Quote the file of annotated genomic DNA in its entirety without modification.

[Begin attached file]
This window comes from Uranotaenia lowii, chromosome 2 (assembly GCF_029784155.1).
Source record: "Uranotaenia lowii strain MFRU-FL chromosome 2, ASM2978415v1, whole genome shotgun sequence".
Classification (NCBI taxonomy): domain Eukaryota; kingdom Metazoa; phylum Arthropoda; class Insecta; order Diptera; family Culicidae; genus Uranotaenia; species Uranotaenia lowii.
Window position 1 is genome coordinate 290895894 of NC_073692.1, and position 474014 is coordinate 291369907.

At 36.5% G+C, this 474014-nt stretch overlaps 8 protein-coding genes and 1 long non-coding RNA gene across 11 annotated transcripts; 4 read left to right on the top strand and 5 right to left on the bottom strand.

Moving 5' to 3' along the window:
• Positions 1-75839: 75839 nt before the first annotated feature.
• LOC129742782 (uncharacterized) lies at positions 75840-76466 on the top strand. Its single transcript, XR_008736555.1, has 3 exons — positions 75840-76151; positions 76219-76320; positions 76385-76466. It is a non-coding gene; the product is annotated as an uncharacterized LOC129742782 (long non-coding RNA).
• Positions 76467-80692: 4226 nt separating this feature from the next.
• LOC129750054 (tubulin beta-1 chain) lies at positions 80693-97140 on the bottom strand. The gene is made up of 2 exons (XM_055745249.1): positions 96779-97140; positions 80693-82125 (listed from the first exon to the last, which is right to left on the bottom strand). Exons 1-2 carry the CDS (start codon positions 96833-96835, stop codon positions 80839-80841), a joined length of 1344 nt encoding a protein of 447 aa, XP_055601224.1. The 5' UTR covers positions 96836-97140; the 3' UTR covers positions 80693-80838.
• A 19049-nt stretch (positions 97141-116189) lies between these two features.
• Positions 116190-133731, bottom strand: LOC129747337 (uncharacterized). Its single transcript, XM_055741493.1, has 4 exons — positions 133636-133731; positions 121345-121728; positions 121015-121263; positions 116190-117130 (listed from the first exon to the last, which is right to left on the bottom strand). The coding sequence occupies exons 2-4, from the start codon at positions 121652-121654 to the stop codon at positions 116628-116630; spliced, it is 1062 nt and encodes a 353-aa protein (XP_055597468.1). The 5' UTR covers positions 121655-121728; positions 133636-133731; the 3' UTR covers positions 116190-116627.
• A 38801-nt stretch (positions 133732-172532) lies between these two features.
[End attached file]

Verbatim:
This window comes from Uranotaenia lowii, chromosome 2 (assembly GCF_029784155.1).
Source record: "Uranotaenia lowii strain MFRU-FL chromosome 2, ASM2978415v1, whole genome shotgun sequence".
Classification (NCBI taxonomy): domain Eukaryota; kingdom Metazoa; phylum Arthropoda; class Insecta; order Diptera; family Culicidae; genus Uranotaenia; species Uranotaenia lowii.
Window position 1 is genome coordinate 290895894 of NC_073692.1, and position 474014 is coordinate 291369907.

At 36.5% G+C, this 474014-nt stretch overlaps 8 protein-coding genes and 1 long non-coding RNA gene across 11 annotated transcripts; 4 read left to right on the top strand and 5 right to left on the bottom strand.

Moving 5' to 3' along the window:
• Positions 1-75839: 75839 nt before the first annotated feature.
• LOC129742782 (uncharacterized) lies at positions 75840-76466 on the top strand. Its single transcript, XR_008736555.1, has 3 exons — positions 75840-76151; positions 76219-76320; positions 76385-76466. It is a non-coding gene; the product is annotated as an uncharacterized LOC129742782 (long non-coding RNA).
• Positions 76467-80692: 4226 nt separating this feature from the next.
• LOC129750054 (tubulin beta-1 chain) lies at positions 80693-97140 on the bottom strand. The gene is made up of 2 exons (XM_055745249.1): positions 96779-97140; positions 80693-82125 (listed from the first exon to the last, which is right to left on the bottom strand). Exons 1-2 carry the CDS (start codon positions 96833-96835, stop codon positions 80839-80841), a joined length of 1344 nt encoding a protein of 447 aa, XP_055601224.1. The 5' UTR covers positions 96836-97140; the 3' UTR covers positions 80693-80838.
• A 19049-nt stretch (positions 97141-116189) lies between these two features.
• Positions 116190-133731, bottom strand: LOC129747337 (uncharacterized). Its single transcript, XM_055741493.1, has 4 exons — positions 133636-133731; positions 121345-121728; positions 121015-121263; positions 116190-117130 (listed from the first exon to the last, which is right to left on the bottom strand). The coding sequence occupies exons 2-4, from the start codon at positions 121652-121654 to the stop codon at positions 116628-116630; spliced, it is 1062 nt and encodes a 353-aa protein (XP_055597468.1). The 5' UTR covers positions 121655-121728; positions 133636-133731; the 3' UTR covers positions 116190-116627.
• A 38801-nt stretch (positions 133732-172532) lies between these two features.